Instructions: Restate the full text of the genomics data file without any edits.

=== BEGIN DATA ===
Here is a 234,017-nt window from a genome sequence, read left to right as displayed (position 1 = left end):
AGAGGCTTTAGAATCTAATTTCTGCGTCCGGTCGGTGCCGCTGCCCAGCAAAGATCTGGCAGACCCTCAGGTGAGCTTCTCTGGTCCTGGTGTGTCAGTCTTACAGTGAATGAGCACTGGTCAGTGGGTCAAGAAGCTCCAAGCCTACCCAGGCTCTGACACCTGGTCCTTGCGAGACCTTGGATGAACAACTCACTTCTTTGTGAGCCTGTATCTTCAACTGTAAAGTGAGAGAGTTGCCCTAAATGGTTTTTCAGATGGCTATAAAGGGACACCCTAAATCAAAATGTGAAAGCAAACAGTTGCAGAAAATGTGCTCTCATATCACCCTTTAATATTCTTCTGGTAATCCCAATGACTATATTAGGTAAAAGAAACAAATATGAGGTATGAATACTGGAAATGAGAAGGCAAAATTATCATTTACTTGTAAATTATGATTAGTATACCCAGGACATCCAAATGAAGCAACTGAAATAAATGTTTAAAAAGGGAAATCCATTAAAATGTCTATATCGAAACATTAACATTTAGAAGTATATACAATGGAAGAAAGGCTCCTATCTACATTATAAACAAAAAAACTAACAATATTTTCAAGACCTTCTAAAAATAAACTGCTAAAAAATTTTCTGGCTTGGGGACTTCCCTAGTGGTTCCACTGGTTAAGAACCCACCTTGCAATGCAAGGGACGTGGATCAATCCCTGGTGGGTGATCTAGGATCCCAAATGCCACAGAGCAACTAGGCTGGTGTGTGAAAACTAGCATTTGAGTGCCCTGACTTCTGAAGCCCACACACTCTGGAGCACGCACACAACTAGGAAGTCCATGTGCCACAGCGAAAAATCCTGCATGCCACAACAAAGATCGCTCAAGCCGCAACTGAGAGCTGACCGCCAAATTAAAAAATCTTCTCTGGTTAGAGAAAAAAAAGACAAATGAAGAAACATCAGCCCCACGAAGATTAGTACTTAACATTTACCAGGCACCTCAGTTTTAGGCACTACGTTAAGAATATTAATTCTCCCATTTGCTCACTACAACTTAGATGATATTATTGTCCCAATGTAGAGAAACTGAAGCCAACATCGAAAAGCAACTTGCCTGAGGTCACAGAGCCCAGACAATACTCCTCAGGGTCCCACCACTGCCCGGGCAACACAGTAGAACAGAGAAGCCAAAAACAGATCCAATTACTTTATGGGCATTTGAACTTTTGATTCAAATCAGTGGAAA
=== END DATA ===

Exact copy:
Here is a 234,017-nt window from a genome sequence, read left to right as displayed (position 1 = left end):
AGAGGCTTTAGAATCTAATTTCTGCGTCCGGTCGGTGCCGCTGCCCAGCAAAGATCTGGCAGACCCTCAGGTGAGCTTCTCTGGTCCTGGTGTGTCAGTCTTACAGTGAATGAGCACTGGTCAGTGGGTCAAGAAGCTCCAAGCCTACCCAGGCTCTGACACCTGGTCCTTGCGAGACCTTGGATGAACAACTCACTTCTTTGTGAGCCTGTATCTTCAACTGTAAAGTGAGAGAGTTGCCCTAAATGGTTTTTCAGATGGCTATAAAGGGACACCCTAAATCAAAATGTGAAAGCAAACAGTTGCAGAAAATGTGCTCTCATATCACCCTTTAATATTCTTCTGGTAATCCCAATGACTATATTAGGTAAAAGAAACAAATATGAGGTATGAATACTGGAAATGAGAAGGCAAAATTATCATTTACTTGTAAATTATGATTAGTATACCCAGGACATCCAAATGAAGCAACTGAAATAAATGTTTAAAAAGGGAAATCCATTAAAATGTCTATATCGAAACATTAACATTTAGAAGTATATACAATGGAAGAAAGGCTCCTATCTACATTATAAACAAAAAAACTAACAATATTTTCAAGACCTTCTAAAAATAAACTGCTAAAAAATTTTCTGGCTTGGGGACTTCCCTAGTGGTTCCACTGGTTAAGAACCCACCTTGCAATGCAAGGGACGTGGATCAATCCCTGGTGGGTGATCTAGGATCCCAAATGCCACAGAGCAACTAGGCTGGTGTGTGAAAACTAGCATTTGAGTGCCCTGACTTCTGAAGCCCACACACTCTGGAGCACGCACACAACTAGGAAGTCCATGTGCCACAGCGAAAAATCCTGCATGCCACAACAAAGATCGCTCAAGCCGCAACTGAGAGCTGACCGCCAAATTAAAAAATCTTCTCTGGTTAGAGAAAAAAAAGACAAATGAAGAAACATCAGCCCCACGAAGATTAGTACTTAACATTTACCAGGCACCTCAGTTTTAGGCACTACGTTAAGAATATTAATTCTCCCATTTGCTCACTACAACTTAGATGATATTATTGTCCCAATGTAGAGAAACTGAAGCCAACATCGAAAAGCAACTTGCCTGAGGTCACAGAGCCCAGACAATACTCCTCAGGGTCCCACCACTGCCCGGGCAACACAGTAGAACAGAGAAGCCAAAAACAGATCCAATTACTTTATGGGCATTTGAACTTTTGATTCAAATCAGTGGAAA